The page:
A 'ruin of all space, shattered glass and toppling masonry': Joyce's Orientalism in the Context of 11 September 2001 and 1922

Brian Caraher

Research output: Contribution to journalArticle

1 Citation (Scopus)

Abstract

Chapters 3 and 15 of Joyce's Ulysses exhibit glimpses of three dreams, fantasies and eventual nightmares linked to the figure of 'Haroun al Raschid.' Historically speaking, the latter was a powerful Caliph of Baghdad, a medieval potentate about whom many of the most memorable of The Thousand and One Nights or The Arabian Nights' Entertainments were once and then again spun as tales of pleasure. Joyce seizes upon the figure of 'Haroun al Raschid' as a fictive measure to articulate the 'orientalist' fantasies of Stephen Dedalus and Leopold Bloom. However, this evocative figure of Near Eastern history, of fabulous narrative and the progressively converging fantasies of two modern European literary characters is riddled with paradox. Such material provides Joyce a perceptive and proleptic sense of the paradoxes and brutal historical contradictions through which Western and Eastern dreams of theocratic nationalism, ethnic zealotry, colonial rebellion and Zionism are to be played out. W. B. Yeats' poem 'The Gift of Harun al-Raschid', written in 1923, the year after the book publication of Ulysses, provides both a fitting foil and a significant socio-historical point of reference for Joyce's own figurative use of the Caliph of Baghdad.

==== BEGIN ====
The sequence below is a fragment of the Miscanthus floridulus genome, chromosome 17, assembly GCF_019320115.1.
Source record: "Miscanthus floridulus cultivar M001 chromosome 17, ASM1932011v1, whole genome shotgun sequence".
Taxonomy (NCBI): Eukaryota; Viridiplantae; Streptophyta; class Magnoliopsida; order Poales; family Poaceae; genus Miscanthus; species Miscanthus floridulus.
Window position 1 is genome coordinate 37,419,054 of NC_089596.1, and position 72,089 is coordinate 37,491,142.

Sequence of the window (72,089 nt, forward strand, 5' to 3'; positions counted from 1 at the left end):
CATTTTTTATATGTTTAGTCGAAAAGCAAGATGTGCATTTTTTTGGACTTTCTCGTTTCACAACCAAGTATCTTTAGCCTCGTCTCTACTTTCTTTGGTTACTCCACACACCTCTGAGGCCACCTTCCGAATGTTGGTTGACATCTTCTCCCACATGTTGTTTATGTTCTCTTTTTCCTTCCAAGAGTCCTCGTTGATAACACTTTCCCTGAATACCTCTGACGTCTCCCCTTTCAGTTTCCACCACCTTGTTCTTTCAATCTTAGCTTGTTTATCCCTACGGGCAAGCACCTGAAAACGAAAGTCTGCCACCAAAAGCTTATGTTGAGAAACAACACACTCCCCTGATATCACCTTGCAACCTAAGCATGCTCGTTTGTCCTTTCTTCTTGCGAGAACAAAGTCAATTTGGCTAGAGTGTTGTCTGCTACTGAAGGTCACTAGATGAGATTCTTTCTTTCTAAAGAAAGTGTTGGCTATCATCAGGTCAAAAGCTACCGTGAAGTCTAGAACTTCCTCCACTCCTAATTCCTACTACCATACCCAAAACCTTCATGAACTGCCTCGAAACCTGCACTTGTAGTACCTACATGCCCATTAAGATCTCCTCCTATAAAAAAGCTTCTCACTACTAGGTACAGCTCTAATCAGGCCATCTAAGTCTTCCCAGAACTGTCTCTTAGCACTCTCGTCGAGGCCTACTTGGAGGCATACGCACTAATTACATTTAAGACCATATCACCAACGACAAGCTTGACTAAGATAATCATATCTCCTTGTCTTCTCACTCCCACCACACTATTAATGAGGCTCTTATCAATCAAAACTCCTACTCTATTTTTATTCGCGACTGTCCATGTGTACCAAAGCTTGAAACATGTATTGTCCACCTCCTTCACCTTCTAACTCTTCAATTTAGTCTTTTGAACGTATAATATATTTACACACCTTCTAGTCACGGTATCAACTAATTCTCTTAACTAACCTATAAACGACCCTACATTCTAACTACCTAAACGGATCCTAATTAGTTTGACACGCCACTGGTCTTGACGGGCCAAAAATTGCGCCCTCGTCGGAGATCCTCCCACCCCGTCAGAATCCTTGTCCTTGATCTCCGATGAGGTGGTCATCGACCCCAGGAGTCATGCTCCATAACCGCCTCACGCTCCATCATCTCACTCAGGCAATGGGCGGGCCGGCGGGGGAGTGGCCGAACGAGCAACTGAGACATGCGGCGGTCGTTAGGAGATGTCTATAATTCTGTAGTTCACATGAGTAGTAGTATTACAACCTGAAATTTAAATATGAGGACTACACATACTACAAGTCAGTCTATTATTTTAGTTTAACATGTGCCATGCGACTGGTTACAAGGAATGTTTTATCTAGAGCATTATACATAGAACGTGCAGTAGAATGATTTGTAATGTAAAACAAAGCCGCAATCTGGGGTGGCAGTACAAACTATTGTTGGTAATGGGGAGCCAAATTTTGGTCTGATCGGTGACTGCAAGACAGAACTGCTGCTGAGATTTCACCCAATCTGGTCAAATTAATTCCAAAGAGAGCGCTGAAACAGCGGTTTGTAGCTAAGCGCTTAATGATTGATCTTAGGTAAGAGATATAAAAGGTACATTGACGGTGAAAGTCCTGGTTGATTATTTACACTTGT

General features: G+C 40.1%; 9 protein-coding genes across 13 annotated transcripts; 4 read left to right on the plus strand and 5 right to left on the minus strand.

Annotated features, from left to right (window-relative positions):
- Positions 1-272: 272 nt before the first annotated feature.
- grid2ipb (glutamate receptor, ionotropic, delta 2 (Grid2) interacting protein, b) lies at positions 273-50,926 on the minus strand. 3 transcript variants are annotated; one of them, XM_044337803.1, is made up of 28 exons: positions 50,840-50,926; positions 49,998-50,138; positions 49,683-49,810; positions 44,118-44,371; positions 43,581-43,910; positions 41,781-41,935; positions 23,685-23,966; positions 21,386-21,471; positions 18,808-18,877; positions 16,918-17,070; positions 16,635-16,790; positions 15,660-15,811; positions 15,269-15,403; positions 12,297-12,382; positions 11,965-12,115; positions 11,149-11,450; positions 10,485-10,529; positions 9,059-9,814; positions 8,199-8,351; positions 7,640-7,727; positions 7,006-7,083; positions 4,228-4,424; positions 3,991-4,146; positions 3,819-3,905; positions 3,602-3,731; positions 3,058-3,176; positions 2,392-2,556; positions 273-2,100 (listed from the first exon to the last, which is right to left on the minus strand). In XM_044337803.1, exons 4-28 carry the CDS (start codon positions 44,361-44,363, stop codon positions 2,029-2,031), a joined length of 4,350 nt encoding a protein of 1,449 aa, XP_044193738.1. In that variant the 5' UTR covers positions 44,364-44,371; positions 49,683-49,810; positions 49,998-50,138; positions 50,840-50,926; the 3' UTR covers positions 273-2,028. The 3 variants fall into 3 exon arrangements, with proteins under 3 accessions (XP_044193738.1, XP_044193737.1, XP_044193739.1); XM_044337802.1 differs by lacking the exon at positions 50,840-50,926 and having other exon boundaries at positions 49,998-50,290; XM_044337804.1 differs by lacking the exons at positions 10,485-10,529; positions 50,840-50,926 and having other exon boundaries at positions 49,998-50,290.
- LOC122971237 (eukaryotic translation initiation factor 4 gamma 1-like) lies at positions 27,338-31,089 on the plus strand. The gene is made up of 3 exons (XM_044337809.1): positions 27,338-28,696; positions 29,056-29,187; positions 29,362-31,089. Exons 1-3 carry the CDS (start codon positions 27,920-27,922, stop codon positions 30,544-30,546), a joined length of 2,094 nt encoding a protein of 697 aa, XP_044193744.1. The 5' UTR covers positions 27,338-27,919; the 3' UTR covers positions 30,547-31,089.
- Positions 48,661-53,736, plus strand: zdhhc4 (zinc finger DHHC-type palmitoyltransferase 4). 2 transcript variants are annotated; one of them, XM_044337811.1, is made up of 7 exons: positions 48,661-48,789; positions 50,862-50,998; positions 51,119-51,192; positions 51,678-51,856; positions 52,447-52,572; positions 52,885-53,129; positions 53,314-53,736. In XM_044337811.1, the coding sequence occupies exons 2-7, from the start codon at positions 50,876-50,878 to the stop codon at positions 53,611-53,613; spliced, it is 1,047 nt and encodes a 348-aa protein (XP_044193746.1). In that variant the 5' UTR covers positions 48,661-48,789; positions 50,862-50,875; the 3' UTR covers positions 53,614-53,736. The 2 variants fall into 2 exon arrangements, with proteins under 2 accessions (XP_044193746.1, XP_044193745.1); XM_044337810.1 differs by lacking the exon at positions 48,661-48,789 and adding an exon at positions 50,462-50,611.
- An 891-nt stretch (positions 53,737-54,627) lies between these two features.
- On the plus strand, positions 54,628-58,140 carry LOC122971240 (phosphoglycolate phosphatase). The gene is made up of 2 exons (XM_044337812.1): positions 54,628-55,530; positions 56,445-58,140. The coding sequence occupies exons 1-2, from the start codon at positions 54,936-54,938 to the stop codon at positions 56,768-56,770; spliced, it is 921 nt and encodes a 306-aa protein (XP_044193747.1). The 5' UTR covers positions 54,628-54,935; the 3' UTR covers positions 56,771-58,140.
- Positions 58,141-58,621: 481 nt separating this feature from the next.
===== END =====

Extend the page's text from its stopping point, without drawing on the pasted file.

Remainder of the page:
LanguageEnglish
Pages496-520
Number of pages25
JournalTextual Practice
Volume18 (4)
DOIs
Publication statusPublished - Dec 2004

Fingerprint

September 11 Attacks
Masonry
Orientalism
Fantasy
Ruin
Odysseus
Caliph
Baghdad
Paradox
Zionism
Orientalist
Night
Literary Character
Ethnic Nationalism
W. B. Yeats
Entertainment
Pleasure
Colonies
Poem
Arabian Nights

Cite this

@article{4f9f300933514240a099cb908a91a2f3,
title = "A 'ruin of all space, shattered glass and toppling masonry': Joyce's Orientalism in the Context of 11 September 2001 and 1922",